China crackdown threatens Boris Johnson’s £23 billion nuclear plan: ‘Unpalatable!’
According to reports, the Government’s crackdown on China is threatening BORIS JOHNSON’s £23 billion nuclear power plant, which might lead to a “politically unpleasant” situation.
In November, the Prime Minister unveiled his “ten-point plan” for a “green industrial revolution” that he claims will generate and sustain up to 250,000 employment in the United Kingdom. The third item on the agenda was “clean” nuclear energy research and “development of the next generation of compact and sophisticated reactors.” One method the government plans to accomplish this is through the development of Hinkley Point C in Somerset, a £23 billion nuclear power facility planned to open in June 2026.
The project’s funding is still being worked out, but the building costs will be covered by the French state-owned EDF and China’s state-owned China General Nuclear Power Group (CGN).
The Government, according to the Financial Times, is considering excluding CGN from future UK projects, including the £20 billion Sizewell C nuclear facility on the Suffolk coast.
CGN hoped to use these projects as a springboard for constructing a Chinese-designed reactor at Essex’s Bradwell-on-Sea.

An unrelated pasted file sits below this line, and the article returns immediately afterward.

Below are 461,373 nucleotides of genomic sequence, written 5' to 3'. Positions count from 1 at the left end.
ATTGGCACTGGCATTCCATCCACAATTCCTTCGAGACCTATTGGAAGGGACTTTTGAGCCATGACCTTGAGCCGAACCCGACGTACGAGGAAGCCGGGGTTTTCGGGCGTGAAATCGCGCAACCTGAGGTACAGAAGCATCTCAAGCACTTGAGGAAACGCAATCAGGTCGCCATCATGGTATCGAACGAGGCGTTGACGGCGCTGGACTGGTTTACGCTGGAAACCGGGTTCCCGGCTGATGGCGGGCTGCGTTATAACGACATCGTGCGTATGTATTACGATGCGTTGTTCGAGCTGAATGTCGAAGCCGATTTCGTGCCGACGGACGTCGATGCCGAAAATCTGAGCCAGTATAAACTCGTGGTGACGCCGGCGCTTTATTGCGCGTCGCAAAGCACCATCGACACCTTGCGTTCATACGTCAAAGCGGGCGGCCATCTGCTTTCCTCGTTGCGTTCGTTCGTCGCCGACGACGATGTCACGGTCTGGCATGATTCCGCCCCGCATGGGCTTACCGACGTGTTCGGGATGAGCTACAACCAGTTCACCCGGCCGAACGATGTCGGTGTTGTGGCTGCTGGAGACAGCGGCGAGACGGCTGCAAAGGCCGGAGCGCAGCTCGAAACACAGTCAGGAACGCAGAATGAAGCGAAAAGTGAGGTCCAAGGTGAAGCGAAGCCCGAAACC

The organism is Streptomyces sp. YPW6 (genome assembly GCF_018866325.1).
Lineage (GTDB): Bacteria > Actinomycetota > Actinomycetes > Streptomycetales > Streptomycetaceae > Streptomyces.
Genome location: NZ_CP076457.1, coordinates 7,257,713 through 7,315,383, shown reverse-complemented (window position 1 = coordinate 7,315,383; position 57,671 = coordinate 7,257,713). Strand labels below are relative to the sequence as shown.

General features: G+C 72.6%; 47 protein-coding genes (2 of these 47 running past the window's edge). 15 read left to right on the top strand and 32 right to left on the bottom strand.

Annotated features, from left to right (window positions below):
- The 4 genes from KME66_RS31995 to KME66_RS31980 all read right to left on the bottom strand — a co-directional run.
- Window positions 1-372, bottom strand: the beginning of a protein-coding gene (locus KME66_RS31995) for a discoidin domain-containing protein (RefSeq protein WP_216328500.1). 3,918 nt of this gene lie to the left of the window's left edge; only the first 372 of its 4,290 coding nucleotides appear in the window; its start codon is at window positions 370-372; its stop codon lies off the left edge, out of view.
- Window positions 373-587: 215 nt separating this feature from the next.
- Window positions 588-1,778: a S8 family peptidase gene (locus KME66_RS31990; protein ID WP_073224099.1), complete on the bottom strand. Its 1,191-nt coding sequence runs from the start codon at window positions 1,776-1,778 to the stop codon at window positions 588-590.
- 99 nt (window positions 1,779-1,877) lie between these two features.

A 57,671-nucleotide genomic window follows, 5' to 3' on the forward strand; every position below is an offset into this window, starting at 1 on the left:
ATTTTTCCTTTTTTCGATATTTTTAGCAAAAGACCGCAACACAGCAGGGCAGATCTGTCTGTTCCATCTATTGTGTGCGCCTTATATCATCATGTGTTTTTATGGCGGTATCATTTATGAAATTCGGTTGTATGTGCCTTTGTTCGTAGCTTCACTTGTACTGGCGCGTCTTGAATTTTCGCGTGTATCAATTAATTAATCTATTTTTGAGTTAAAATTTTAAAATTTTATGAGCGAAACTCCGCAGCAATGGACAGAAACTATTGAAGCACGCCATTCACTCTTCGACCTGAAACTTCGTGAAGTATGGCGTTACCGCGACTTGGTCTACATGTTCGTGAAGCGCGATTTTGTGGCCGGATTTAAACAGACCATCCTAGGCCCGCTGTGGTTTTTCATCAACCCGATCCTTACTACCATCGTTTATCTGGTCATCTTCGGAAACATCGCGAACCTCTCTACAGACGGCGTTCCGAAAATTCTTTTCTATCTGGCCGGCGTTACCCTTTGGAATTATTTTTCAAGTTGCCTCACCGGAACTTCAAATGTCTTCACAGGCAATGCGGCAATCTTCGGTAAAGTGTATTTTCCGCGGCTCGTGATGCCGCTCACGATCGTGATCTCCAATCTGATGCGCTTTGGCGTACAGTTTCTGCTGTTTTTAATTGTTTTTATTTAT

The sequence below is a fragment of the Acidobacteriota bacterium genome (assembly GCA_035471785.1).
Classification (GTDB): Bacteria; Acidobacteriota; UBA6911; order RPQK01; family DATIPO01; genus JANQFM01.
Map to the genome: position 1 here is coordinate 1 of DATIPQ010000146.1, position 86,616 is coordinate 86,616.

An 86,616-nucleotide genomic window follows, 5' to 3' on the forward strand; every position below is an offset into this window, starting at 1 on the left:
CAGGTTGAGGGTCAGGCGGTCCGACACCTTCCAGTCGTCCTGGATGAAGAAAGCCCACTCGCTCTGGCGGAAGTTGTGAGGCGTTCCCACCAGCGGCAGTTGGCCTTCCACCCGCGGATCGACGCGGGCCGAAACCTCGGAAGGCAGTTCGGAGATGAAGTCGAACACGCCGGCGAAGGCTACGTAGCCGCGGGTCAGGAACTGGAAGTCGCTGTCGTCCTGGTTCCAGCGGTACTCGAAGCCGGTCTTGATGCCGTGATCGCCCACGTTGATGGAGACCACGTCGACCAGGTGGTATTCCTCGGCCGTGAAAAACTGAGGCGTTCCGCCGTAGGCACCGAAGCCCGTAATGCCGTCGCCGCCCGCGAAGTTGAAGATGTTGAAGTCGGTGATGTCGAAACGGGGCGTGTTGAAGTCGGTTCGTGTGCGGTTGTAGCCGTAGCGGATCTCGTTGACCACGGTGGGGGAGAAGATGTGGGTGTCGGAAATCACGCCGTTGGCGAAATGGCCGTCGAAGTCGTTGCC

Whitehall, on the other hand, is believed to have expressed concerns that a Chinese nuclear power facility within 30 miles of London would be “politically unacceptable.”
“A minority Chinese investment in a nuclear project could certainly be tolerated,” a source added.
“However, the path leading to a Chinese-owned project at Bradwell is no longer viable.”
“The British should earnestly create an open, fair, and non-discriminatory business environment for Chinese companies,” said Zhao Lijian, a spokesperson for China’s foreign ministry.
“Practical cooperation in the spirit of mutual benefit and a win-win outcome is in both parties’ best interests.”
The crackdown could jeopardize Hinkley Point C’s completion plans.
CGN’s investment in Hinkley was aimed to earn a profit and assist safeguard its plant at Bradwell, according to Steve Thomas, retired professor of energy policy at the University of Greenwich.
He warned that if one of those were to be jeopardized, the company would be forced to leave the UK.
Prof Thomas pointed out that, with Hinkley’s budget increasing from £14 billion to £23 billion, it was no longer apparent whether the consortium would break even.
“I would have believed it would have placed it in the red,” he remarked.
“They might be overjoyed for an.” Brinkwire Summary News”.